Would she be an ideal candidate?
First Lady Michelle Obama is everywhere – far and wide. She has traveled extensively throughout the nation and across the seas; made enormous strides in her campaigning efforts for the Democratic Party; established a strong social media presence amongst millennials; and has significantly impacted America’s desire to “put our children’s interests first.” So what is her end game? Does Mrs. Obama have a political agenda that allows her to pursue personal ambitions while working to bolster her husband’s legacy?
Rumor about a political future for FLOTUS has been the topic of discussion throughout major television networks and in the homes of Americans for quite some time. Over the past seven years, Mrs. Obama has demonstrated herself to be an outstanding speaker. She has remained ubiquitous and prevalent amongst voters — even as the president’s ratings have been unfavorable. She has managed to embody style, grace and astuteness while working to improve the lives of children and families in America. Mrs. Obama’s liberal belief in the “power of government to transform lives” speaks to her idealistic views of the American government. She believes that we are a nation in which people “help each other through the agency of the government.”
The somberness with which she takes her role as President Obama’s partner in his work was exhibited when Mrs. Obama mentioned at a Democratic fundraiser that “there were those of you (who) joined us after the primaries, and you were there when Barack and I first took office — or I took office alongside — or he took office and I was there,”. Clearly, The First Lady understands just how integral her role is at the White House. Will the power of political influence and impact be something that she will be able to leave behind her?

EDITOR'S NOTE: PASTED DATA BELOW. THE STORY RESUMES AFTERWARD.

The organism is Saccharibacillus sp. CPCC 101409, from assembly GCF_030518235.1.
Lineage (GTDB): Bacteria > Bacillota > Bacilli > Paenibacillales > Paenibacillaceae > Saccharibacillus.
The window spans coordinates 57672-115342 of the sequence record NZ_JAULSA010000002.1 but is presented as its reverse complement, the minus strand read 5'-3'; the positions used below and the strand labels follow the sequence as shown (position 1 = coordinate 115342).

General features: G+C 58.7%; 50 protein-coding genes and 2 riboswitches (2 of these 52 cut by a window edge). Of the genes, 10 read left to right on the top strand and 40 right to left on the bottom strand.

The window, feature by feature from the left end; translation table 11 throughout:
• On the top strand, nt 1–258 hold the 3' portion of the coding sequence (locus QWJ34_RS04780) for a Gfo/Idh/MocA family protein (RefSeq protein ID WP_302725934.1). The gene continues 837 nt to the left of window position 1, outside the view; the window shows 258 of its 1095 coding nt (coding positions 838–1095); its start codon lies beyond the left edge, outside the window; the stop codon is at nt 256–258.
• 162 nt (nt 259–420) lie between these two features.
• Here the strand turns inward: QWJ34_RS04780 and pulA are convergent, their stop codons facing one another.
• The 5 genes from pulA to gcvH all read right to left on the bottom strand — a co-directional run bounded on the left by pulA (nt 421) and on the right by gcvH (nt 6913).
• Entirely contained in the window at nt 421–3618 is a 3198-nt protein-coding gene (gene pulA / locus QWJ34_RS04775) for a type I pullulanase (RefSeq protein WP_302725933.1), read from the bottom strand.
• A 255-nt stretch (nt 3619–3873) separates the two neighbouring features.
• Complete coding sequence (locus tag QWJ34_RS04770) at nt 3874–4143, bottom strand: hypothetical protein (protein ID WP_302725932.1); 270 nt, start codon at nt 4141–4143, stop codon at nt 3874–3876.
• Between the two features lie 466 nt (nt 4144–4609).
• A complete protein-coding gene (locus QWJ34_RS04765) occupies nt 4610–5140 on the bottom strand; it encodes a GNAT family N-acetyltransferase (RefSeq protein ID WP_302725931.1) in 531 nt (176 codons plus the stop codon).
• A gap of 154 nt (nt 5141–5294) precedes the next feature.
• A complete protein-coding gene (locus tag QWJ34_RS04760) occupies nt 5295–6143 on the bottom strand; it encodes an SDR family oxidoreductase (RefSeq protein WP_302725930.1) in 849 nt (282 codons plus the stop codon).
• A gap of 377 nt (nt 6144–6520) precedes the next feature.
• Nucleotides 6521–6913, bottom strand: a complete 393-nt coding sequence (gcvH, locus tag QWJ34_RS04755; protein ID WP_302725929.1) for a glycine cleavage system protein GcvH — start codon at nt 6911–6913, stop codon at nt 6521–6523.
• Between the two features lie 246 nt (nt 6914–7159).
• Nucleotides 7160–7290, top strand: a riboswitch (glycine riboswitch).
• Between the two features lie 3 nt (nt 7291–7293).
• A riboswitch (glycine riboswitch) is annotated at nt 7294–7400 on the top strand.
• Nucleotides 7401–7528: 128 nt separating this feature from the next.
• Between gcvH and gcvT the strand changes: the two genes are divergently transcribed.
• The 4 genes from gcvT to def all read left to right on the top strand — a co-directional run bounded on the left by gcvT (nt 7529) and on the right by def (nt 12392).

The Senate looks like a great place for Mrs. Obama to begin her career in politics. She would certainly become the most distinguishable face in the Senate. Her fame and fundraising ability would command deference in a body that traditionally operates on seniority. Her home state of Illinois would, undoubtedly, be a superlative place for Mrs. Obama to begin her political career as she is familiar with the surrounding communities. She would be able to be close to her home and family as she campaigns. Their continued residence in Chicago should give Mrs. Obama a foothold in the state.
When she was asked whether she would run for president, Mrs. Obama replied, “One of the things you learn about yourself as you get older are what are your strengths and what are your interests. And for me, it’s the other stuff that is not being president. So I probably won’t run.” Great statement, however, “probably” does not sound like a definite answer to me. President Obama was asked at a town hall whether there was any way that his wife could be convinced to run. He replied “Let me tell you, there are three things that are certain in life. Death, taxes and Michelle is not running for president. That I can tell you.”
Whether Mrs. Obama plans to run is unclear, but she will be well positioned should she decides to jump in. She could represent the Democratic Party’s best chance to hold a desperately needed — and winnable — seat.
Jada Cash-Wilson is a Project Coordinator/Graduate Intern in the Department of Government & External Affairs and Community Impact and holds a BA in Political Philosophy. Before connecting with Wheelock, she worked as a Research Policy/Grant Analyst and liaison between the Mayor and City Council for a major city in the mid-west, and as a Legislative Aide for former U.S Senator Carl Levin. Jada aspires to someday make a positive difference in the world.